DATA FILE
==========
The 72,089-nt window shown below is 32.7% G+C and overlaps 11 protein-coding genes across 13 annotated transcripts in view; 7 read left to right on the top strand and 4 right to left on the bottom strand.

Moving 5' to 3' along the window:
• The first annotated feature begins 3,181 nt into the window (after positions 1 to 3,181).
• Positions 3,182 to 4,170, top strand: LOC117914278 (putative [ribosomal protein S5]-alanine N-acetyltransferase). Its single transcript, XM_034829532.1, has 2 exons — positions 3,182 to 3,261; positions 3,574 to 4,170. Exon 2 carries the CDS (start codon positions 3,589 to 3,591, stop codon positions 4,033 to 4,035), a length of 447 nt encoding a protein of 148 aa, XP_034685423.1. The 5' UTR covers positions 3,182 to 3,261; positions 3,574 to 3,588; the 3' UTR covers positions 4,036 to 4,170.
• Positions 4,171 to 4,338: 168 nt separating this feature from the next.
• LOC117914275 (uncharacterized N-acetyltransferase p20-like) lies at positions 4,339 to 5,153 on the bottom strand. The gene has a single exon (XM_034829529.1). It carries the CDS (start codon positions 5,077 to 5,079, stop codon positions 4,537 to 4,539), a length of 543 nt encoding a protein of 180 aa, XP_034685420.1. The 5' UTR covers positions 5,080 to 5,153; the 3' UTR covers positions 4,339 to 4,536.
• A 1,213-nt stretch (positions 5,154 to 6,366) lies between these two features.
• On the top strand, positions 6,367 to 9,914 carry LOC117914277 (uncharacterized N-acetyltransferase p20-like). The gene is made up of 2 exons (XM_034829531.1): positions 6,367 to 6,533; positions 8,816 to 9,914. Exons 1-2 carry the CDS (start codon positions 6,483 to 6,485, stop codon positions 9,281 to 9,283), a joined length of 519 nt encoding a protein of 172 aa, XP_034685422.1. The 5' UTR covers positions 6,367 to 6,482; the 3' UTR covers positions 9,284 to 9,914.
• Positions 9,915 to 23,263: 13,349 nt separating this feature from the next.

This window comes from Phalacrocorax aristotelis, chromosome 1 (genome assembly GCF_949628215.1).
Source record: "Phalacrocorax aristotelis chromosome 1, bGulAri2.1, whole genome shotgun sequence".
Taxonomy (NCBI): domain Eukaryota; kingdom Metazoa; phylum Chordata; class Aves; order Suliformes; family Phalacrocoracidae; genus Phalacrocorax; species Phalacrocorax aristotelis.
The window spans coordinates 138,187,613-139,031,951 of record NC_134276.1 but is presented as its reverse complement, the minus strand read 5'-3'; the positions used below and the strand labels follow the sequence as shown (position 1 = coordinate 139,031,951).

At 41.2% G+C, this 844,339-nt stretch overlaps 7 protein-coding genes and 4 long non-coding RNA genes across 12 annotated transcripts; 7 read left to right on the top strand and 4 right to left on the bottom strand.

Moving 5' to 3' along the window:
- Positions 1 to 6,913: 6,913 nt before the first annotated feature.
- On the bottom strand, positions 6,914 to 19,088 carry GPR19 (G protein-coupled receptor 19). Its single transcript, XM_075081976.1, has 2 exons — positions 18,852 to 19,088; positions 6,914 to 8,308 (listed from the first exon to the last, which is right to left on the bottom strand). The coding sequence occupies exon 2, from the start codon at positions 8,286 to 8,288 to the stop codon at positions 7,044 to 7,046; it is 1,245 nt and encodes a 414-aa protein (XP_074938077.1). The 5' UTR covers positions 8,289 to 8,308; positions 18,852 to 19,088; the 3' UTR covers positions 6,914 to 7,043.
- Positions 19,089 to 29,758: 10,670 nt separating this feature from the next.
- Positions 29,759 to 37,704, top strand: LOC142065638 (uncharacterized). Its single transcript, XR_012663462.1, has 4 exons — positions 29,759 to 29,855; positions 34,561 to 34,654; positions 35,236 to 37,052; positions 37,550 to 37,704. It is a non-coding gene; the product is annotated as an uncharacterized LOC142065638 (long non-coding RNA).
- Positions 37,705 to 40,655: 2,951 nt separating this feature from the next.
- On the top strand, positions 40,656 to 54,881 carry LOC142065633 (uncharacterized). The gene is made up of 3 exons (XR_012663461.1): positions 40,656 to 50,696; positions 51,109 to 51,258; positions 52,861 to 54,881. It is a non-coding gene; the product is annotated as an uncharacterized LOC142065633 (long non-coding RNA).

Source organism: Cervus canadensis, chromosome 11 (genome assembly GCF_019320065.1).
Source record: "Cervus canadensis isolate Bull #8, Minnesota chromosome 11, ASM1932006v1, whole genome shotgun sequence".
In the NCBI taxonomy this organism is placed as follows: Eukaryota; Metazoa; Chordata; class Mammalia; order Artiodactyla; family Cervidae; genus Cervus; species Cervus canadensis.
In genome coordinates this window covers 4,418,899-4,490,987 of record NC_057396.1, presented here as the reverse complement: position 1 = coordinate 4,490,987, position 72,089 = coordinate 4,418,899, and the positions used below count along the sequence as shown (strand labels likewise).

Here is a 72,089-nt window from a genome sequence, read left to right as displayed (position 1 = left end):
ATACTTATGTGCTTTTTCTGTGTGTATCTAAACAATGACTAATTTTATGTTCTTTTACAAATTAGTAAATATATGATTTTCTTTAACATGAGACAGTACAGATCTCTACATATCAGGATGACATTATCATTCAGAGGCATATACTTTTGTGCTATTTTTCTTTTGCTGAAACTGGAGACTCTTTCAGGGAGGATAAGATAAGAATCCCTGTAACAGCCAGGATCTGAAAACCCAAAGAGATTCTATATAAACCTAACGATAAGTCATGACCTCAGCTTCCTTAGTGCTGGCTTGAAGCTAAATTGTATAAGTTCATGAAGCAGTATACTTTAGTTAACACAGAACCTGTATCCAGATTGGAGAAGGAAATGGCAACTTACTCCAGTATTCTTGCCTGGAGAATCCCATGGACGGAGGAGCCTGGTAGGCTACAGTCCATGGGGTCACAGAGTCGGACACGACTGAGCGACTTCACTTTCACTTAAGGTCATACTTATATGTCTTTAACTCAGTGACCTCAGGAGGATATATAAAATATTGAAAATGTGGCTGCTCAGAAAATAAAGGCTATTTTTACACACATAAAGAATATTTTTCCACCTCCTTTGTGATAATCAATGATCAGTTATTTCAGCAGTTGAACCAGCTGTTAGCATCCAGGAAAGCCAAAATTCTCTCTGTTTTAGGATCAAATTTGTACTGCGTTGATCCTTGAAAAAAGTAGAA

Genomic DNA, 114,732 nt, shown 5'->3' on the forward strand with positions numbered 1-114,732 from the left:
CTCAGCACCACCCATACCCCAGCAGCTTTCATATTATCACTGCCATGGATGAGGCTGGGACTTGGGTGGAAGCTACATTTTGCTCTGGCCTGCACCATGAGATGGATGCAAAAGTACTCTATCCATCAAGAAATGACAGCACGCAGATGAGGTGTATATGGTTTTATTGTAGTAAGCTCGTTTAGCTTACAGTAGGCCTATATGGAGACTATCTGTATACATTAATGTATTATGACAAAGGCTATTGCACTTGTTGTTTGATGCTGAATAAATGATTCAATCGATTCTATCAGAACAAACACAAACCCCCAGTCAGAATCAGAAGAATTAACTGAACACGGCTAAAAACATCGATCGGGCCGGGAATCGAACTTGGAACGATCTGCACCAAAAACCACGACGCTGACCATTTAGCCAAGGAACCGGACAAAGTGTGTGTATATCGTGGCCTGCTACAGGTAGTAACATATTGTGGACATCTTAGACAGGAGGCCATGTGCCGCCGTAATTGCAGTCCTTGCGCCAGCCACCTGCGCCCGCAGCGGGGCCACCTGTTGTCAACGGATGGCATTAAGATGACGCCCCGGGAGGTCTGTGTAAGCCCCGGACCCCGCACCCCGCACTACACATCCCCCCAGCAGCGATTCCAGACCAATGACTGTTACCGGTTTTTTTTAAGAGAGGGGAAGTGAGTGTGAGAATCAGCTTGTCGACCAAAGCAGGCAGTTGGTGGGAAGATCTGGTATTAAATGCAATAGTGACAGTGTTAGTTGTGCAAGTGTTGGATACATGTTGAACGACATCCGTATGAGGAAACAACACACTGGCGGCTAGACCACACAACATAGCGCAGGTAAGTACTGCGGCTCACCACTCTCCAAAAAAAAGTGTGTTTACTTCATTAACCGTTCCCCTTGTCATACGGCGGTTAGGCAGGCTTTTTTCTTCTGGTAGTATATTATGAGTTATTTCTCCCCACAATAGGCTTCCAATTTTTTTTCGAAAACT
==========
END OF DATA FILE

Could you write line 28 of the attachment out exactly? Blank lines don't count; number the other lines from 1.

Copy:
Genomic DNA, 114,732 nt, shown 5'->3' on the forward strand with positions numbered 1-114,732 from the left: